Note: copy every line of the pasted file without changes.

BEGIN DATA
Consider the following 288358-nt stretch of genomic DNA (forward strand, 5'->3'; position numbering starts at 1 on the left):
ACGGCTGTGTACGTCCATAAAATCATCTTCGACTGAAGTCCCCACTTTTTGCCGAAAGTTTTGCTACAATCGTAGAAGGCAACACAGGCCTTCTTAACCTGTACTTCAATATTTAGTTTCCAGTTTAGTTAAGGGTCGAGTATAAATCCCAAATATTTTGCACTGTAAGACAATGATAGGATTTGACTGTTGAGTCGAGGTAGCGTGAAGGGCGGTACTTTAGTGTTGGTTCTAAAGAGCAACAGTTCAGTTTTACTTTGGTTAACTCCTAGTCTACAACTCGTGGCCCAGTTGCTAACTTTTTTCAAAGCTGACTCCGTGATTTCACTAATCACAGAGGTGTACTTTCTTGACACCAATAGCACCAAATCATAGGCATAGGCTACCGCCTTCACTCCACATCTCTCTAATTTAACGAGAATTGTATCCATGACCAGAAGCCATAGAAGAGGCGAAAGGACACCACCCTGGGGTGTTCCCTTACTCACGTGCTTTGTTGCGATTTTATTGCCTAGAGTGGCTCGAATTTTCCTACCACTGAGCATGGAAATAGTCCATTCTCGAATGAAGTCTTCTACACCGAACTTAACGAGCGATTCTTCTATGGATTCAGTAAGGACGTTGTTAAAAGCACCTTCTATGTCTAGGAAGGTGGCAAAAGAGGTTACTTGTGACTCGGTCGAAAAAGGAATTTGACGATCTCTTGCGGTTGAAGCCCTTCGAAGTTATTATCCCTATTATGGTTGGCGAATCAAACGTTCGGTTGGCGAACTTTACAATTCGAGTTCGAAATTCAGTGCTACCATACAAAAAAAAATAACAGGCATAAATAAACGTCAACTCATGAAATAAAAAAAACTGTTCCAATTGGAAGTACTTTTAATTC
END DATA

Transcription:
Consider the following 288358-nt stretch of genomic DNA (forward strand, 5'->3'; position numbering starts at 1 on the left):
ACGGCTGTGTACGTCCATAAAATCATCTTCGACTGAAGTCCCCACTTTTTGCCGAAAGTTTTGCTACAATCGTAGAAGGCAACACAGGCCTTCTTAACCTGTACTTCAATATTTAGTTTCCAGTTTAGTTAAGGGTCGAGTATAAATCCCAAATATTTTGCACTGTAAGACAATGATAGGATTTGACTGTTGAGTCGAGGTAGCGTGAAGGGCGGTACTTTAGTGTTGGTTCTAAAGAGCAACAGTTCAGTTTTACTTTGGTTAACTCCTAGTCTACAACTCGTGGCCCAGTTGCTAACTTTTTTCAAAGCTGACTCCGTGATTTCACTAATCACAGAGGTGTACTTTCTTGACACCAATAGCACCAAATCATAGGCATAGGCTACCGCCTTCACTCCACATCTCTCTAATTTAACGAGAATTGTATCCATGACCAGAAGCCATAGAAGAGGCGAAAGGACACCACCCTGGGGTGTTCCCTTACTCACGTGCTTTGTTGCGATTTTATTGCCTAGAGTGGCTCGAATTTTCCTACCACTGAGCATGGAAATAGTCCATTCTCGAATGAAGTCTTCTACACCGAACTTAACGAGCGATTCTTCTATGGATTCAGTAAGGACGTTGTTAAAAGCACCTTCTATGTCTAGGAAGGTGGCAAAAGAGGTTACTTGTGACTCGGTCGAAAAAGGAATTTGACGATCTCTTGCGGTTGAAGCCCTTCGAAGTTATTATCCCTATTATGGTTGGCGAATCAAACGTTCGGTTGGCGAACTTTACAATTCGAGTTCGAAATTCAGTGCTACCATACAAAAAAAAATAACAGGCATAAATAAACGTCAACTCATGAAATAAAAAAAACTGTTCCAATTGGAAGTACTTTTAATTC